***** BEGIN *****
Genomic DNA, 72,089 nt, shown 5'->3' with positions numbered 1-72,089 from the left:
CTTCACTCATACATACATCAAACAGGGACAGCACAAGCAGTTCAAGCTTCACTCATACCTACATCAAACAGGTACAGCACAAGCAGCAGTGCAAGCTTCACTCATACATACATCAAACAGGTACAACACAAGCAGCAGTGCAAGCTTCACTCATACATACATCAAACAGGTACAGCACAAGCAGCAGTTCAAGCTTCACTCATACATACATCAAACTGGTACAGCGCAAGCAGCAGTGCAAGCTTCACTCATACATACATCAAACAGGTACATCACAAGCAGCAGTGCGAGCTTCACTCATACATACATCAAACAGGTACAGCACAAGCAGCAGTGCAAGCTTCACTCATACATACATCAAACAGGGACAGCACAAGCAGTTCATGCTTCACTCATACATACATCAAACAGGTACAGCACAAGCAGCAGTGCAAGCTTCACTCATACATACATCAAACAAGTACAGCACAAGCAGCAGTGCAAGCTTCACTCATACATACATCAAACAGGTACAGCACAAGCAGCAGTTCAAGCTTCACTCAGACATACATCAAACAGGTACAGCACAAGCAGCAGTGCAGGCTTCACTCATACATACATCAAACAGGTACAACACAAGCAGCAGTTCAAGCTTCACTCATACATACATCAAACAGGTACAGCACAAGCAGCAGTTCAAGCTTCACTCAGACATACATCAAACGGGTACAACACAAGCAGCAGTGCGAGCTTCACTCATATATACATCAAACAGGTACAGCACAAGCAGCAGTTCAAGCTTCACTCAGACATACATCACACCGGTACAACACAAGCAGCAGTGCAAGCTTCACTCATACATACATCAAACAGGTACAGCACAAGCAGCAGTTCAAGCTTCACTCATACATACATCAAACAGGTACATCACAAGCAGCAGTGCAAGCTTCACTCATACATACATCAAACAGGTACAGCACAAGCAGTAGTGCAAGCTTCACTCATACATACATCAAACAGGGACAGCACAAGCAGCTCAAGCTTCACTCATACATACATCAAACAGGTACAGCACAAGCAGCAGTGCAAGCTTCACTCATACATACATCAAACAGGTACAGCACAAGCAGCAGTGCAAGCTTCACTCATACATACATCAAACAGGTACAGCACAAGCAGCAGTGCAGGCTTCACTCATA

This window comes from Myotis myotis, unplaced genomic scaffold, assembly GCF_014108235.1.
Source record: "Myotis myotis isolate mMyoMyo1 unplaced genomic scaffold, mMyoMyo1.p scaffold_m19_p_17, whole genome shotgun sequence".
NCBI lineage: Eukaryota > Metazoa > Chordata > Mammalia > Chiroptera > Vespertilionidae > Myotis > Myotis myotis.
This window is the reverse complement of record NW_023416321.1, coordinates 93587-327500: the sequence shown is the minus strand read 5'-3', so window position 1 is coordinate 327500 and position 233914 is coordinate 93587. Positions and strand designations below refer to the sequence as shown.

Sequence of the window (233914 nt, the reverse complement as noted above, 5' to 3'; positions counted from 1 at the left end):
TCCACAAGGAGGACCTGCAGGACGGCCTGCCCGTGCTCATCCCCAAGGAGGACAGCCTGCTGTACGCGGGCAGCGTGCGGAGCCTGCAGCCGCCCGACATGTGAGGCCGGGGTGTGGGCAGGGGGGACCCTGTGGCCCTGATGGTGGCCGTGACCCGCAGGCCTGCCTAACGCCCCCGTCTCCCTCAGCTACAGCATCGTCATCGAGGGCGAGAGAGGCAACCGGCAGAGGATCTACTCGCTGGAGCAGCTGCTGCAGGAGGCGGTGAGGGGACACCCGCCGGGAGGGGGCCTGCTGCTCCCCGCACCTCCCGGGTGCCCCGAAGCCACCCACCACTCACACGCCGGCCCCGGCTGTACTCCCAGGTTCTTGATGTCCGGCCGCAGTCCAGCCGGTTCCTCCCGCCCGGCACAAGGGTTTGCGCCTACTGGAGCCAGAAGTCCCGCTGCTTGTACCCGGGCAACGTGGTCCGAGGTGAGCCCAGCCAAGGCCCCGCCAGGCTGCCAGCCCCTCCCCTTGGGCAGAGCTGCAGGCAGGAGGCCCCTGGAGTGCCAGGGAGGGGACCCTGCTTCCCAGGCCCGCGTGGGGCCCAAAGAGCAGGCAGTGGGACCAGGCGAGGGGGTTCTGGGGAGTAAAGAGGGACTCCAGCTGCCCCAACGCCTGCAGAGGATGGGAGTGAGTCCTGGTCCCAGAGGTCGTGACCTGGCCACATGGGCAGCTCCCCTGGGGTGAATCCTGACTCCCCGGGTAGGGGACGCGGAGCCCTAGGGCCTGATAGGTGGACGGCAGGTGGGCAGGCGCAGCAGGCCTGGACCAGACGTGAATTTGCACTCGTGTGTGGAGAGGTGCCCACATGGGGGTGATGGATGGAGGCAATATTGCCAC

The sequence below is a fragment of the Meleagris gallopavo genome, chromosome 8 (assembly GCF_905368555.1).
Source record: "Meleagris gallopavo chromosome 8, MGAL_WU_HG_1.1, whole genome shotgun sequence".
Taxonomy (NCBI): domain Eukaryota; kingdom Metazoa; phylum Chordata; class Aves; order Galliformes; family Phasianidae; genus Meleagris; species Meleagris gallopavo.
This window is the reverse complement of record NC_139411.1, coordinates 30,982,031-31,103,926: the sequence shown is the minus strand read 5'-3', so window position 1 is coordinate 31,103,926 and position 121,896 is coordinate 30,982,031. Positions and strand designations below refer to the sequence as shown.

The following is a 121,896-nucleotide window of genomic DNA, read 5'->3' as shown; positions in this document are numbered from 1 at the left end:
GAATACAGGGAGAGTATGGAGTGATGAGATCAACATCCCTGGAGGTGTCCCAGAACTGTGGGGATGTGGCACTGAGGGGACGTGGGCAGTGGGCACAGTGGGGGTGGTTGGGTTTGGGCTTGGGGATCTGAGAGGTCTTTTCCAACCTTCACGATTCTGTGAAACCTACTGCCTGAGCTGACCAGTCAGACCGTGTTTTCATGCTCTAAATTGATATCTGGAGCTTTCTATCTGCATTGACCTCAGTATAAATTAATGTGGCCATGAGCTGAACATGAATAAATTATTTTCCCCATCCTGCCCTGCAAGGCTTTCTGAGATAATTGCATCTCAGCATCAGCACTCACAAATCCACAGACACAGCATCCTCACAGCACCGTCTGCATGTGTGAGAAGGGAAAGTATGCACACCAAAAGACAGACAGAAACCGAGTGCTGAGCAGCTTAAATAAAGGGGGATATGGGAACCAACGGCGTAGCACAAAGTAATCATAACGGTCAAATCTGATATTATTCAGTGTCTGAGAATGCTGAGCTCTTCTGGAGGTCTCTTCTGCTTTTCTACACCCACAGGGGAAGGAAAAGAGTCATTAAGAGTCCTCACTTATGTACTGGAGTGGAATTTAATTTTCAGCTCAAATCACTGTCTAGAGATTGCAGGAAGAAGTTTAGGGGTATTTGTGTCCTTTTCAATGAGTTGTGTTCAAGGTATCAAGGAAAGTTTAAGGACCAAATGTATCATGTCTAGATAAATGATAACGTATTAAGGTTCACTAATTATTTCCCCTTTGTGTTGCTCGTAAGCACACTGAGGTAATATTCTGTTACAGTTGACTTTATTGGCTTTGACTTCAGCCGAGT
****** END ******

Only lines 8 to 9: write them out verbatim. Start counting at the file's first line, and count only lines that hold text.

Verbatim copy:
TCCACAAGGAGGACCTGCAGGACGGCCTGCCCGTGCTCATCCCCAAGGAGGACAGCCTGCTGTACGCGGGCAGCGTGCGGAGCCTGCAGCCGCCCGACATGTGAGGCCGGGGTGTGGGCAGGGGGGACCCTGTGGCCCTGATGGTGGCCGTGACCCGCAGGCCTGCCTAACGCCCCCGTCTCCCTCAGCTACAGCATCGTCATCGAGGGCGAGAGAGGCAACCGGCAGAGGATCTACTCGCTGGAGCAGCTGCTGCAGGAGGCGGTGAGGGGACACCCGCCGGGAGGGGGCCTGCTGCTCCCCGCACCTCCCGGGTGCCCCGAAGCCACCCACCACTCACACGCCGGCCCCGGCTGTACTCCCAGGTTCTTGATGTCCGGCCGCAGTCCAGCCGGTTCCTCCCGCCCGGCACAAGGGTTTGCGCCTACTGGAGCCAGAAGTCCCGCTGCTTGTACCCGGGCAACGTGGTCCGAGGTGAGCCCAGCCAAGGCCCCGCCAGGCTGCCAGCCCCTCCCCTTGGGCAGAGCTGCAGGCAGGAGGCCCCTGGAGTGCCAGGGAGGGGACCCTGCTTCCCAGGCCCGCGTGGGGCCCAAAGAGCAGGCAGTGGGACCAGGCGAGGGGGTTCTGGGGAGTAAAGAGGGACTCCAGCTGCCCCAACGCCTGCAGAGGATGGGAGTGAGTCCTGGTCCCAGAGGTCGTGACCTGGCCACATGGGCAGCTCCCCTGGGGTGAATCCTGACTCCCCGGGTAGGGGACGCGGAGCCCTAGGGCCTGATAGGTGGACGGCAGGTGGGCAGGCGCAGCAGGCCTGGACCAGACGTGAATTTGCACTCGTGTGTGGAGAGGTGCCCACATGGGGGTGATGGATGGAGGCAATATTGCCAC

The sequence below is a fragment of the Meleagris gallopavo genome, chromosome 8 (assembly GCF_905368555.1).